13. 13. Post-mortem lesions: <ul><li>Haemorrhages in skeletal muscle (especially on thighs). </li></ul>
  14. 14. Post-mortem lesions <ul><li>Dehydration. </li></ul><ul><li>Swollen kidneys with urates. </li></ul>
  15. 15. Post-mortem lesions <ul><li>Haemorrhagic in the proventriculus -gizzard junction </li></ul>
  16. 16. Diagnosis : <ul><li>Diagnosis History Symptoms Postmortem findings Differential diagnosis from Coccidiosis, Ranikhet, Vitamin A deficiency, fatty liver , Kidney syndrome & hemorrhagic syndrome of muscles. </li></ul><ul><li>Confirmatory diagnosis </li></ul><ul><li>a) ELISA </li></ul><ul><li>b) Isolation & identification of the causal agent. </li></ul>
  17. 17. Treatment : <ul><li>Treatment No specific treatment. Supportive treatment is given to reduce dehydration & improve immunity like electrolytes, Vitamin E, & selenium. </li></ul>
  18. 18. Vaccines : <ul><li>Vaccines Two types of IBD vaccines- </li></ul><ul><li>1) IBD live vaccine </li></ul><ul><li>there are 4 types </li></ul><ul><li>i) Mild vaccine </li></ul><ul><li>ii) Standard intermediate vaccine </li></ul><ul><li>iii) Intermediate plus vaccine </li></ul><ul><li>iv) Hot vaccine </li></ul><ul><li>2) IBD killed vaccine </li></ul>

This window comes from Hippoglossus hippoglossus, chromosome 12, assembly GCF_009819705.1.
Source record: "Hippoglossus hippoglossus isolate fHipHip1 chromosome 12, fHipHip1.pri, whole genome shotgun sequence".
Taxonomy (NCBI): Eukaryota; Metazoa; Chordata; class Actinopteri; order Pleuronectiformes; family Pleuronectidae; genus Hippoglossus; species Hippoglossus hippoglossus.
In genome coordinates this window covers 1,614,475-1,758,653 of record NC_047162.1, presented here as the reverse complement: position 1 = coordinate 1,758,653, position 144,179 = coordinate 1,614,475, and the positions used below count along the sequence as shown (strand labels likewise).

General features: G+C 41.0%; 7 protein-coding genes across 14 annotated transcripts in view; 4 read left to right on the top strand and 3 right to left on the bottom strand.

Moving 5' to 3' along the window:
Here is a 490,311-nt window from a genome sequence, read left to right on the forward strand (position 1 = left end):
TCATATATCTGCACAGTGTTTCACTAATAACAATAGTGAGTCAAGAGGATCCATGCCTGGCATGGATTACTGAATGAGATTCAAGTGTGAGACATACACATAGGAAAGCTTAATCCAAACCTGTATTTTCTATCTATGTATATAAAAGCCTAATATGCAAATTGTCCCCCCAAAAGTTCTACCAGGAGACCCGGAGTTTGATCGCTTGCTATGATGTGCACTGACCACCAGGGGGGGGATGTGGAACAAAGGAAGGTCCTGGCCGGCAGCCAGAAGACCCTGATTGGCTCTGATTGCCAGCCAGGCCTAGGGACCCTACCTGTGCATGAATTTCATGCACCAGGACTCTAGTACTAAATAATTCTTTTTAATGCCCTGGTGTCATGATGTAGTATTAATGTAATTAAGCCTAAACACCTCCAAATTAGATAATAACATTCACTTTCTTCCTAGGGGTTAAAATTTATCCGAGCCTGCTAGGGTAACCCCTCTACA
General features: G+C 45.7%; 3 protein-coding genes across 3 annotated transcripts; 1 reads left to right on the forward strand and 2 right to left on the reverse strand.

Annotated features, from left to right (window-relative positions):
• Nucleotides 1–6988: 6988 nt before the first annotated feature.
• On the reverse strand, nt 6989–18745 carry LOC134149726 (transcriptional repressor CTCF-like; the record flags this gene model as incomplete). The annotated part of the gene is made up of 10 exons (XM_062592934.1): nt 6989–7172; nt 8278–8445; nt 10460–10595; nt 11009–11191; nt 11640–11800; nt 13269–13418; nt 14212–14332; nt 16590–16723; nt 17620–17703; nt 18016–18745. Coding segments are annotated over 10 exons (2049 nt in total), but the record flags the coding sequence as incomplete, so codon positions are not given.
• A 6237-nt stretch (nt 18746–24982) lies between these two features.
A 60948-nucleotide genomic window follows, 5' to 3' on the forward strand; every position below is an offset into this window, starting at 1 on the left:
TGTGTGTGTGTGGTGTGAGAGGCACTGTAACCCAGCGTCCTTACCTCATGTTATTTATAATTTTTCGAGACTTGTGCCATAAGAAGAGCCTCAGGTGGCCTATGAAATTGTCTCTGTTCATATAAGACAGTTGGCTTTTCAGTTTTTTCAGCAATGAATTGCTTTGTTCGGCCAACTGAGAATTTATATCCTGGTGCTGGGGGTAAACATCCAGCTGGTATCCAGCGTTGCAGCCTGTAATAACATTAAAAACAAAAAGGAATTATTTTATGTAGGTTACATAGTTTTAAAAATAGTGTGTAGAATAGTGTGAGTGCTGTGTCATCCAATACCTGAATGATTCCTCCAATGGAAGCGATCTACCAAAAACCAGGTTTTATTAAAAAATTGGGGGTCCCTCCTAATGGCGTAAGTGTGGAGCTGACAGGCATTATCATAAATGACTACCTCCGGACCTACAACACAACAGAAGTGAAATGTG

19. 19. Vaccination Schedule : <ul><li>Commercial broilers- </li></ul><ul><li>13 day Intermediate plus in drinking water. </li></ul><ul><li>Commercial layers- </li></ul><ul><li>14 & 28 day Standard intermediate plus in drinking water & on 21 day Intermediate plus in drinking water. </li></ul><ul><li>For breeder hen- </li></ul><ul><li>Traditionally at prelay stage & midlay stage IBD inactivated vaccine is given to get high antibody titer. </li></ul>